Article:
"Was on mah late-night walk with Cheney, mah Rottweiler," he recited to his reflection like a crusty old soldier. "Go past this parked Lincoln and hike up the horse trail—got mah flashlight, y'know, and run across a dead fella layin' by a fresh-dug grave. Grab yerself a pen, son. Give ya the directions, aw'right?"
Frank applauded his performance, confident the cops had found the body by now. Frank Lester Moore dead in the hills. Old Eddie soon to hear of his errand boy's miserable fate.
Frank smiled, picturing his tearful wife identifying the body as his. Ty had to, if she ever wanted to get her hands on the money, as if she ever would.
Ty's next step, Frank thought: try to find him through his red-headed playmate. Too dumb to know he had set her up for it, those few times he had let Ty spy on him and Emily. On her way to catch him with Emily at this very moment, he imagined. Unaware of Ling, or whomever of Eddie's men were following her.
"Wonderful night," Frank said to his reflection in the window, and his stomach disagreed with a growl.
Stocking feet sweeping over the carpet he went to the minibar. On top of it sat a wicker basket of snack bags. Nuts, chips, and pretzels.
Frank hesitated, concerned about eating out of plastic bags. That's all right, he decided. It had been a long time since he had broken the rules.
He tore open the pretzel bag and glanced at the clock radio. 25 more minutes, he noted, then shampoo and rinse. Two times, the dye-kit instructions had said; and that would be the end of it. He would have his dark-brown hair.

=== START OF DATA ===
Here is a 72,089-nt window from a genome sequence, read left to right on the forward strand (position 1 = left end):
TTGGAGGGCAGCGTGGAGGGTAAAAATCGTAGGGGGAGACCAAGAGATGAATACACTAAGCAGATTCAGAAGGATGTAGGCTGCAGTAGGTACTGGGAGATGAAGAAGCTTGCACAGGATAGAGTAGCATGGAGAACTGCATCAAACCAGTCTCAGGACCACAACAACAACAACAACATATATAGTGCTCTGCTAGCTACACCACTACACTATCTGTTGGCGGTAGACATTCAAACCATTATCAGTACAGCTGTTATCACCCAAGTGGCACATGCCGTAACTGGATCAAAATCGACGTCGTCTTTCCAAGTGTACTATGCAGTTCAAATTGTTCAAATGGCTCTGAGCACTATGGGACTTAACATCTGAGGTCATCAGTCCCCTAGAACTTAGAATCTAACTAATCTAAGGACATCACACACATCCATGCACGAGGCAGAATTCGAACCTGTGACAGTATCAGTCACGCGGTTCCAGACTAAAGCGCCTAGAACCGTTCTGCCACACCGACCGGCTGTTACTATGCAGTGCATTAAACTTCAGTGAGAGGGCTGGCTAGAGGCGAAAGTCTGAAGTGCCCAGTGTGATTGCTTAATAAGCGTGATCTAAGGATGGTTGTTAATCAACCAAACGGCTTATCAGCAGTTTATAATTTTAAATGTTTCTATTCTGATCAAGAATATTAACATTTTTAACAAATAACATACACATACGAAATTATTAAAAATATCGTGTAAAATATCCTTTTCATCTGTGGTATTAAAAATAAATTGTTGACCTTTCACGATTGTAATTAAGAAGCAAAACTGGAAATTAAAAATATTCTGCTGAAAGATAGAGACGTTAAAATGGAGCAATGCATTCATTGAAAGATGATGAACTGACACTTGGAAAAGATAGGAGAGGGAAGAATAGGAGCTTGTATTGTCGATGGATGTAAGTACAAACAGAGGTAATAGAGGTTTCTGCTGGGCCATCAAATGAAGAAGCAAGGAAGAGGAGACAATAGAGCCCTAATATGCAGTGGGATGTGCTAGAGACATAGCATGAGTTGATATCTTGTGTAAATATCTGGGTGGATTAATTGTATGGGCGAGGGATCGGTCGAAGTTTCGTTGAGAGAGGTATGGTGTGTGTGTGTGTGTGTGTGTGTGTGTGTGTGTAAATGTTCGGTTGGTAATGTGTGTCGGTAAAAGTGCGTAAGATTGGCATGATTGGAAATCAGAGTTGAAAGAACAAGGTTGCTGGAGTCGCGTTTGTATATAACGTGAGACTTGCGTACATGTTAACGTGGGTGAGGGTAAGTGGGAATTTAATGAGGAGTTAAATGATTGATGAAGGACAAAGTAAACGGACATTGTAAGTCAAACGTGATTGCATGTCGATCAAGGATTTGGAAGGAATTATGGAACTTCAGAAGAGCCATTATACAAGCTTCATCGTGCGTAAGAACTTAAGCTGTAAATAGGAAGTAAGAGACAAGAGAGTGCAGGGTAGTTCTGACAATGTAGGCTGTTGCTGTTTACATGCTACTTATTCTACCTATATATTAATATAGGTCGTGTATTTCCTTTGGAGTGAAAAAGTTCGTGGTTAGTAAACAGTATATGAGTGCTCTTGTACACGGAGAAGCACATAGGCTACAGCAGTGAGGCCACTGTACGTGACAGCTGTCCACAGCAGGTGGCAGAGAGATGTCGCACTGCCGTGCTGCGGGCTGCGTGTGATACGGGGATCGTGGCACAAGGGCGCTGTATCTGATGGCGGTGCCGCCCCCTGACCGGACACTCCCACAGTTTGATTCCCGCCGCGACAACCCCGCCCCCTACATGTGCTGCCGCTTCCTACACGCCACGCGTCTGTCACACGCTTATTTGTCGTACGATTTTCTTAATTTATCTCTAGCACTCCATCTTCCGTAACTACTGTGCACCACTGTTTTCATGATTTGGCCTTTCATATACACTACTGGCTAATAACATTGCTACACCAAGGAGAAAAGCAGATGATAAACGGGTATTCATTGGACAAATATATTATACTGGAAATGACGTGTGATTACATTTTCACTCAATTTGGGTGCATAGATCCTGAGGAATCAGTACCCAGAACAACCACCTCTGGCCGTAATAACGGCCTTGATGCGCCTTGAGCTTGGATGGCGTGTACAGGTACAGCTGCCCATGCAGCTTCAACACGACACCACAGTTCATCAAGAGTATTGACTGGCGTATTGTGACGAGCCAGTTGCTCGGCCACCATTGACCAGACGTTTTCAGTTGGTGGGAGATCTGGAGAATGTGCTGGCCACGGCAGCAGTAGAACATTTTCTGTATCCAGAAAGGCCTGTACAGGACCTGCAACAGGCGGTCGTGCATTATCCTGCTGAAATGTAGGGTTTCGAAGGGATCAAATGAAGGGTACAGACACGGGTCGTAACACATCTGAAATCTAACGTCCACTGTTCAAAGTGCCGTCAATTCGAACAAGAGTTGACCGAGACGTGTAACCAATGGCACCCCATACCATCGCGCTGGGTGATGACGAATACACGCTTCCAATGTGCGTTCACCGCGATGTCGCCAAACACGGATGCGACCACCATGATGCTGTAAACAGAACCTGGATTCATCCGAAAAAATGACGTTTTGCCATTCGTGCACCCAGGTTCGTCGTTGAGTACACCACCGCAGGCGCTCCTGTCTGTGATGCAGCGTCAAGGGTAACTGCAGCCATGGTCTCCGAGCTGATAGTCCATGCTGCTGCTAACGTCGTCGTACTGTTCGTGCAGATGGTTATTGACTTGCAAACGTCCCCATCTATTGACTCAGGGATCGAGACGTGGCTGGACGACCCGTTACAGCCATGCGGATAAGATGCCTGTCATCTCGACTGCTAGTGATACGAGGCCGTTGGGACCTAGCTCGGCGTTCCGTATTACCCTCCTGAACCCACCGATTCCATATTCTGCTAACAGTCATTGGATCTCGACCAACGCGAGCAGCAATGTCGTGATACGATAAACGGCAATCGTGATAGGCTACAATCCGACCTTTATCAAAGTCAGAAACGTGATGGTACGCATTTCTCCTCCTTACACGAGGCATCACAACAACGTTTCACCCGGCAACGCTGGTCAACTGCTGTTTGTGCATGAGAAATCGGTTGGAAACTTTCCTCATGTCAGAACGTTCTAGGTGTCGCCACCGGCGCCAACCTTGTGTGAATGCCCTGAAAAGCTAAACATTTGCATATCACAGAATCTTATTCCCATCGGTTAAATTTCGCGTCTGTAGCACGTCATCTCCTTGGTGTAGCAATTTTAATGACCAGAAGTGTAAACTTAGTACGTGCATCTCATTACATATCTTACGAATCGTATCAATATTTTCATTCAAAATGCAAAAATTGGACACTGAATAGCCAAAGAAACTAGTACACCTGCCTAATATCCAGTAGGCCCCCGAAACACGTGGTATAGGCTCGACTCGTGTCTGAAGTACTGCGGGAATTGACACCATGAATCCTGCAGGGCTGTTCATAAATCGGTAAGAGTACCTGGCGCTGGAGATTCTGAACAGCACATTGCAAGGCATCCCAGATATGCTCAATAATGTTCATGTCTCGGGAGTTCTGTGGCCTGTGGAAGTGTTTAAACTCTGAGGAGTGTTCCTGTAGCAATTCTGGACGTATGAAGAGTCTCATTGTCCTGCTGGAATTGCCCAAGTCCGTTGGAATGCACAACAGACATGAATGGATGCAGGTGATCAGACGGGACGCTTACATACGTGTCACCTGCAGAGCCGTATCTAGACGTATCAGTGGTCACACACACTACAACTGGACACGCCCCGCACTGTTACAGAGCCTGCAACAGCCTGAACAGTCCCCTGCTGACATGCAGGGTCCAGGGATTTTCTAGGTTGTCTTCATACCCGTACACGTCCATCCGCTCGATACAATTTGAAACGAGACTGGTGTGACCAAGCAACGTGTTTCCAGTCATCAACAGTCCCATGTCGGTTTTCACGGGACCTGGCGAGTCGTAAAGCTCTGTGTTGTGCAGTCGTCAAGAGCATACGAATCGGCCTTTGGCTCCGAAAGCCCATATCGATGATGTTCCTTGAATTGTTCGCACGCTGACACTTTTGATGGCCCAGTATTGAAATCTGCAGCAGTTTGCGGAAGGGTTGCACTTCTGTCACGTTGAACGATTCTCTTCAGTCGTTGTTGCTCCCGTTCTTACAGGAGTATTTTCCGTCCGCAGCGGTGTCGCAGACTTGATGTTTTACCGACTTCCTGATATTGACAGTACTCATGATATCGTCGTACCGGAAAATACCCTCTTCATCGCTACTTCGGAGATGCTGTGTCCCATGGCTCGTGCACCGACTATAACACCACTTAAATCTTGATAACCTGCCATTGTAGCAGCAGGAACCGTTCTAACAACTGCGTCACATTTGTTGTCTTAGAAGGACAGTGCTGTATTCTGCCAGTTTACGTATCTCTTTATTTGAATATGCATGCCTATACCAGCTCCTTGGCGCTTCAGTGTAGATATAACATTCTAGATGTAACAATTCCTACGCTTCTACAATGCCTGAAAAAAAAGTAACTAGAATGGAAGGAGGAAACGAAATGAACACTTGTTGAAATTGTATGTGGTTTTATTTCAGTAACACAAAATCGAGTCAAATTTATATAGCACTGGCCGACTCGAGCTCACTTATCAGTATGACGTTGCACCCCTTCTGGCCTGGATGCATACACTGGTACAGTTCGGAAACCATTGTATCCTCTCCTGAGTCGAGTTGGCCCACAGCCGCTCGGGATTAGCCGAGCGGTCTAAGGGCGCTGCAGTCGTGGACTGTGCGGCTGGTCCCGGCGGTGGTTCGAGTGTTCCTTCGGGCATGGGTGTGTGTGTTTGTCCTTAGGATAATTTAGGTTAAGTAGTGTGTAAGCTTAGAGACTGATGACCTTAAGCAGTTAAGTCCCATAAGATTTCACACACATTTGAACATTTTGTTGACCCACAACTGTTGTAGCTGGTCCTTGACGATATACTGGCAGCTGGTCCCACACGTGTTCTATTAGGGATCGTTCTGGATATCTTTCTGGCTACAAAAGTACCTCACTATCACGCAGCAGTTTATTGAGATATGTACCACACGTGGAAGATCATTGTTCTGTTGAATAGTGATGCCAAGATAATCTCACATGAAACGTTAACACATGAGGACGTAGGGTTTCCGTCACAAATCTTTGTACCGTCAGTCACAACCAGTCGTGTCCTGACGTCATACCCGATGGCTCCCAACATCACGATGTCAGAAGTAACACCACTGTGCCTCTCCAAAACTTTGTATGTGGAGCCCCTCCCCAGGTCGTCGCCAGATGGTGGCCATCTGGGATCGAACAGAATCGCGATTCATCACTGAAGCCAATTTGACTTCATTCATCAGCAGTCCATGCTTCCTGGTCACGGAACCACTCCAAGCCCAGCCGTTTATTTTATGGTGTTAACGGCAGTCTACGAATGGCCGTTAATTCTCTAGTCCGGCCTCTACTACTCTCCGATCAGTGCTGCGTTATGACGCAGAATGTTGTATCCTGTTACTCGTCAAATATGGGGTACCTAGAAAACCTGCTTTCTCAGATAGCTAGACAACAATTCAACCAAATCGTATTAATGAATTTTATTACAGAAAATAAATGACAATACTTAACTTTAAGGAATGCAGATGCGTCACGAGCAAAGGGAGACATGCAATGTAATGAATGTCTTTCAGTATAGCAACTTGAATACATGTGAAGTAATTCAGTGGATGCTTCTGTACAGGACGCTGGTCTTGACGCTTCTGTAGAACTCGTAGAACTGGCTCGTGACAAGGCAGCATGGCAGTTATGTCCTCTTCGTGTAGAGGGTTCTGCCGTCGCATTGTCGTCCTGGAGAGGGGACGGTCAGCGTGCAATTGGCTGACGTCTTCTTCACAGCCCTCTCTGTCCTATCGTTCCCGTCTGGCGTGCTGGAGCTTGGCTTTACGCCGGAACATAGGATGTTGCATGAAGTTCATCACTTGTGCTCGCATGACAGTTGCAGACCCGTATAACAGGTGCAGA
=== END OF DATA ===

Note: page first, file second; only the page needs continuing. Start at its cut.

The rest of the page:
Frank munched away on the pretzels and his eyes landed on the bible that lay on the nightstand. He stared at the shiny crucifix on its cover. For the first time ever he wondered if there were Christians who believed that God the Father was a Christian. If sometime after His son's resurrection He Himself had become a Christian.
Frank tossed it off as a ridiculous question, but then concluded that one never knows what the religious faithful might come up with.
His eyes flicked to the Samsonite, closed and upright on its wheels. His silenced Russian pistol in it, on top of the money. Ten million... well, not quite, he shrugged. There had been the cab fares, and the cash advance for the hotel room.
Frank knew all about graveyard shifts at hotels. The staff hoping to supplement their skimpy paychecks with a cash check-in. The room occupied for a few hours, then empty before the morning shift change.
Frank remembered the clerk's eyes brightening when he saw the payment Frank had given him. A hefty cash bribe that had muted the usual request for ID.
Frank carried John Allen Kirk's, not to be shown unless pressed for it. San Pedro was a small town. Never know who knows who, Frank had told himself on his way here to the hotel.
He swallowed the last of the pretzels. Moving on to the chips he opened the minibar and took out a bottle of ginger ale. Glass bottle, he nodded with approval. Noticing then that the miniature liquor bottles were made of plastic. Didn't matter to Frank. He never touched the stuff.
That's all he needed, to dull his senses and destroy his will... stumbling through the Heavenly Father's garden of humanity, too drunk to harvest the blood of His children.
All of His children, Frank reminded himself.
He washed the chips down with ginger ale and turned to his naked reflection in the window. Through its transparency he stared into the misty night, and a vision appeared:
Little boys and girls planted in God's garden. Seedlings that had to be cut down before they became infested with the lies of goodness and grace.